Canadian members to leave UAW Essay

In a move that could have a major effect on bargaining in the
industry, the UAW rejected a request from the union’s Canadian
section for a more independent role within the union. Immediately after
the decision by the union’s International Executive Board, UAW
President Owen Bieber and Canadian Director Robert White announced that
a committee would be formed to oversee a separation of the Canadian
members from the union. The separation entails such issues as
apportioning the union’s property and its $600 million strike fund.

The split between the U.S. and Canadian sections of the union can
be traced to the changing economic relationship between the two nations
and resulting differences in collective bargaining goals. In 1980, the
Canadians objected to the concessions agreed to by U.S. employees of
Chrysler Corp., and in 1982 struck the company to obtain more favorable
terms for Canadian and U.S. employees. In 1984, the Canadian balked at
accepting the settlement pattern for U.S. employees of Ford and GM and
struck GM for 1i days before gaining a larger wage increase than their
U.S. counterparts. The stoppage caused some turmoil within the union
because it shut off the flow of some parts from GM’s Canadian
plants, leading to the layoff of 90,000 GM workers in the United States.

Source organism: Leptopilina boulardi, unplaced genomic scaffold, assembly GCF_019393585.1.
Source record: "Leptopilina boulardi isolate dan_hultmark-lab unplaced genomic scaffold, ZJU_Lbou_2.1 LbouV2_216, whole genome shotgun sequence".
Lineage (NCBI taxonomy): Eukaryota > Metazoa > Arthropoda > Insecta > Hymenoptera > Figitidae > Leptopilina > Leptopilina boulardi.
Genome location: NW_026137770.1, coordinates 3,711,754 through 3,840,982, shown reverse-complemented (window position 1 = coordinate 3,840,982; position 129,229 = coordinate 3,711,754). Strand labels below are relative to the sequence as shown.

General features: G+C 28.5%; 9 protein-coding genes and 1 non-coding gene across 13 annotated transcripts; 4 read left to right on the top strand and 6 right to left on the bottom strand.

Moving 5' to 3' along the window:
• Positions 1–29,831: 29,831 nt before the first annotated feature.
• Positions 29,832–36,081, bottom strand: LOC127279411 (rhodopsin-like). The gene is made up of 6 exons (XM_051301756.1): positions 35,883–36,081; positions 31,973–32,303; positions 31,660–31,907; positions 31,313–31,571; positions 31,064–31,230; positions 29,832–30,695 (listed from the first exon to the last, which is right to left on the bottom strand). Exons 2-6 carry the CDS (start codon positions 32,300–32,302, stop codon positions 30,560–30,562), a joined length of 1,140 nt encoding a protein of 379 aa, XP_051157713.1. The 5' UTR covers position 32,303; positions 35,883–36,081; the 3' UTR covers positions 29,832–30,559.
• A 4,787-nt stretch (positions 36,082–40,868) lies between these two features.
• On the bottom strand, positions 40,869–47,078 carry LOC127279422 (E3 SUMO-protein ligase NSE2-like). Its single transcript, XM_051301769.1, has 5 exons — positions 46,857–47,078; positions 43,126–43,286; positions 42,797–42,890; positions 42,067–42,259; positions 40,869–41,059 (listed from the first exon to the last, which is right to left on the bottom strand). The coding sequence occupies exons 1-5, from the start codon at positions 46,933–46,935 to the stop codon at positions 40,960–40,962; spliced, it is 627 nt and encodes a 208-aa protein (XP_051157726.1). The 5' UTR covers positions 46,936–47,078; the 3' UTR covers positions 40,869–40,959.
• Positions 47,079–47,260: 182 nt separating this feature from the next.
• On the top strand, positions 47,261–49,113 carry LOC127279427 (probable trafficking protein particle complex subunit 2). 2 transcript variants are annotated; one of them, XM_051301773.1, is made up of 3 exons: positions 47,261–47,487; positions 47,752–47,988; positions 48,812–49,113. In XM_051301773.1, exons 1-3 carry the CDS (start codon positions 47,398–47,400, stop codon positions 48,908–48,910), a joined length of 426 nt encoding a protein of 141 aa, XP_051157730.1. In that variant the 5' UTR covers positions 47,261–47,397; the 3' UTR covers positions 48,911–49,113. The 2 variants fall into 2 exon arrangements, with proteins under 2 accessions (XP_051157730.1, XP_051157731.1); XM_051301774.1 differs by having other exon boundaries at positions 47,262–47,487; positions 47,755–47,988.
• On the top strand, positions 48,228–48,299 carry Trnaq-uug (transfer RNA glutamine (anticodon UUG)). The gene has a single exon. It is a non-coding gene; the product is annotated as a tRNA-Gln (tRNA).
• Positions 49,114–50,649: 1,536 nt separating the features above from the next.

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Despite the differences, Bieber said he believed the union will be
able to carry out the split “in an orderly and proper fashion. . .
. We are friendly, and we’ll continue to be friendly.”

Similar sentiments were expressed by White, who said the split
doesn’t represent “a war between our two countries or
memberships or the leaderships of the two countries. We expect to have
in the end two different organizations with close . . . ties.”

Executives of the auto companies were less hopeful, saying that the
breakup might prompt them to line up alternate sources of supply for
parts currently made only in their Canadian plants. White said he did
not believe this would be a serious problem because the companies will
base decisions on production sources on “where they can make
money” rather than “whether we’re an international union
or not.”

the Canadian section of the union comprises 120,000 workers or
about 10 percent of total UAW membership.


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